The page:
The very best thing of living in Diemen is not all the facilities close to my dormitory, but the view from my window. I absolutely love it! I live on the 9th floor and have never been any happier about heights. From my window I can see the best sunsets ever. Therefore I would like to recommend everyone who is going to live here, to book the highest floor that you can find.

                        

Photo by http://familypedia.wikia.com/wiki/Diemen

You can go to Diemen by taking the Tram 9 in Amsterdam, which will take you along a perfect route (Central-Rembrandt-University-Diemen). During night you can take the 757 night bus. From the university it’s approximately 20 minutes to Diemen, which is not bad at all!

Of course you can also use your bike to travel between Diemen and the University. Within 25 minutes you can bike from Diemen to the University and enjoy some nice music and the silence of almost no one around. I have a lot of fun riding my bike every morning and watching 2 lamas playing around. Next to the lama’s I also see some ponies, donkeys and chickens on my way to school. It’s almost like I am living in the countryside!

Next to all the advantages of living in Diemen there are also some disadvantages. The biggest disadvantage is that it’s far away from the city centre. As a result you need to use your bike or the tram every time you leave your room.

In sum, I am happy to say that Diemen is a very beautiful place. If you are an extrovert, I would not recommend Diemen, but if you enjoy living alone and don’t like too much disruption, this the best place ever!

By Ivanna Slipets

 I hope you enjoyed reading this article, we will write some more articles about other student accommodation soon.

Stroopwafles!

The moment the plane began to glide down through the clouds, I knew I had arrived in the Netherlands. I carried two large suitcases by myself, and had to transfer three times on the subway. Then I realized: I got lost in the city.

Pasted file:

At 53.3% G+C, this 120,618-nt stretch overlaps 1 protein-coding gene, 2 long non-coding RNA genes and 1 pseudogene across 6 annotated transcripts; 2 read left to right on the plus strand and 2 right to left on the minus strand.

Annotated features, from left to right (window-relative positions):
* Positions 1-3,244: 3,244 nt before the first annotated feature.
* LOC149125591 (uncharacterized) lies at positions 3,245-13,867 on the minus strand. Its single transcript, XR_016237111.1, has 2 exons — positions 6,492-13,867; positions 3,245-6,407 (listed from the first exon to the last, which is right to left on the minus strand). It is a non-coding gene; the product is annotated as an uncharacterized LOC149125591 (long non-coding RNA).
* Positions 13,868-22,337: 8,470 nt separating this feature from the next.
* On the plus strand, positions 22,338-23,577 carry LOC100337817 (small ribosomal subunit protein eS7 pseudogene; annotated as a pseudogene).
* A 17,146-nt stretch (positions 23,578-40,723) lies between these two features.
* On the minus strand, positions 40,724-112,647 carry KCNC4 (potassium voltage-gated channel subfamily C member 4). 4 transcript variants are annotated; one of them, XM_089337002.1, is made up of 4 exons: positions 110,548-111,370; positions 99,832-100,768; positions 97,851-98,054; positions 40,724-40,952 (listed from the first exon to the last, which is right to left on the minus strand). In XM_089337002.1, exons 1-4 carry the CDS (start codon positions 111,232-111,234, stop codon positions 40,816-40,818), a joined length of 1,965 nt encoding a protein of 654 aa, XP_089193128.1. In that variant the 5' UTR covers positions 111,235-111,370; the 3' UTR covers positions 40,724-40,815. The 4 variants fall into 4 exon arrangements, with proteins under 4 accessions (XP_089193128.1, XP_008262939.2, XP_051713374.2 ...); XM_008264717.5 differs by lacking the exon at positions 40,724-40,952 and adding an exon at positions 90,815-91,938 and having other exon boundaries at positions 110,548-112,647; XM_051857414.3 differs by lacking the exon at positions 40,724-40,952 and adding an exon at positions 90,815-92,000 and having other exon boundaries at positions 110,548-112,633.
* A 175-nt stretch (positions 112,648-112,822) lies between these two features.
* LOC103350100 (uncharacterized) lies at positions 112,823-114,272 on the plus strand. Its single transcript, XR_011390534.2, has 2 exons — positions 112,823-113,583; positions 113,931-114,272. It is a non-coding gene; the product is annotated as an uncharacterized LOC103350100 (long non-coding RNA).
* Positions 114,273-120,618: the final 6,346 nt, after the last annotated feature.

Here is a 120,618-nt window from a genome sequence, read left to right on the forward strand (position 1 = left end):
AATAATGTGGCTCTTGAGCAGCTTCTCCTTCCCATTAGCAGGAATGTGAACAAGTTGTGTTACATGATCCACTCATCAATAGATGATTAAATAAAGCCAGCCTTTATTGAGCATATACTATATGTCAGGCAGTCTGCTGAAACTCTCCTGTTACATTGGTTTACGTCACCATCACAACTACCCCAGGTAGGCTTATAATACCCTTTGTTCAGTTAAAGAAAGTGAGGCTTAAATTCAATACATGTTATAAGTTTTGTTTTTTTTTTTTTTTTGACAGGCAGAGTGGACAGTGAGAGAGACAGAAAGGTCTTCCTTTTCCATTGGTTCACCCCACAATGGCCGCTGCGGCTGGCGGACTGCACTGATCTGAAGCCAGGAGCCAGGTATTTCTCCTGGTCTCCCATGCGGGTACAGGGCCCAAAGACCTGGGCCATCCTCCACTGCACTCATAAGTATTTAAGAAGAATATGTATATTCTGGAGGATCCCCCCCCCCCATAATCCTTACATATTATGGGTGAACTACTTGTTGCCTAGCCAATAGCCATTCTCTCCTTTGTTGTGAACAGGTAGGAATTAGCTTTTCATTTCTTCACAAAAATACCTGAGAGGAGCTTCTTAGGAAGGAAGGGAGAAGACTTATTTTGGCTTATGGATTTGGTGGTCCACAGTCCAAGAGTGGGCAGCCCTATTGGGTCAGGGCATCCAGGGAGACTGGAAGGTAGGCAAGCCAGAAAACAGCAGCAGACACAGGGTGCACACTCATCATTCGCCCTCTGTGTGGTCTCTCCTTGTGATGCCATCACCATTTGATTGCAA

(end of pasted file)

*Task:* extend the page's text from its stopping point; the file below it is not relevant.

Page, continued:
It had become dark when I finally arrived at The Student Hotel. After having travelled for such a long time, loneliness and fear overwhelmed me. I really missed my family, especially my mom.

When I entered, a sweet receptionist greeted me, and gave me a piece of biscuit. It was really sweet and it got rid of all the lonely and helpless feelings I had. While eating it, I felt like being surrounded by hot chocolate and marshmallows. This feeling made me feel very warm and happy.

Photo from ilovestroopwafels.nl

I found out that these biscuits are called “Stroopwafels”. In the afternoon, a cup of coffee with a Stroopwafel is a common combination. Put the stroopwafel on top of the cup, so that the syrup of the stroopwafel starts to melt. The taste is absolutely delicious. The helpful and kind receptionist and the tasty biscuits made me fall in love with this city.

This is my story about the delicious Stroopwafels of Amsterdam. If you want to try a Stroopwafel yourself, you can buy one in the bakery next to the M-building or in the AH. Don’t worry about the calories; you should be filled with this feeling of happiness it gives you! What are you waiting for? Let’s enjoy this delicacy right now!

By Ruikun Zhu

Did you already try Dutch food or sweets? Did you like it? Comment below. 

The Culture Shock

Which word is usually associated with Amsterdam? Definitely, freedom. Before arriving here, I was thinking that this “freedom” was about legalized drugs, prostitution and the allowance of gay marriages. I thought that the atmosphere of the city could be felt only in various coffee shops or in the Red Light District. I was absolutely influenced by a number of stereotypes. However, after my first days at the university, after speaking with students and teachers, after spending time on the streets and not as a part of a tourist crowd, I have understood that Amsterdam is about freedom of thinking, open-mindedness and of self-expression.

Photo from mixednation.com

During our first lessons, we were told that having an opinion which differs from teacher’s is OK, that asking questions is good, and that calling teachers by their first names is a common practice. After strict subordination in Ukraine this really shocked me. On the streets, I understood how closed-minded I had been before arriving here. Black or green lipstick during the day? It’s OK. Leather clothes on adult people? It’s OK .Wearing a short skirt if you don’t look like Adriana Lima? It’s OK. In Amsterdam no one will condemn you.

Another personal shock for me was the lecture about “Game of Thrones”. In my homeland I couldn’t even imagine that professors from a high-ranked university would talk about such a topic. In Amsterdam people are not afraid of making the process of education fun and enjoyable. It is one of the most pleasant things in the Netherlands. To conclude, I want to say that Amsterdam is a city with the best atmosphere and people I have ever seen.

By Valeriia Gushcha

Have you encountered a culture shock yourself? Please share your experiences!

A respite from the hustle and bustle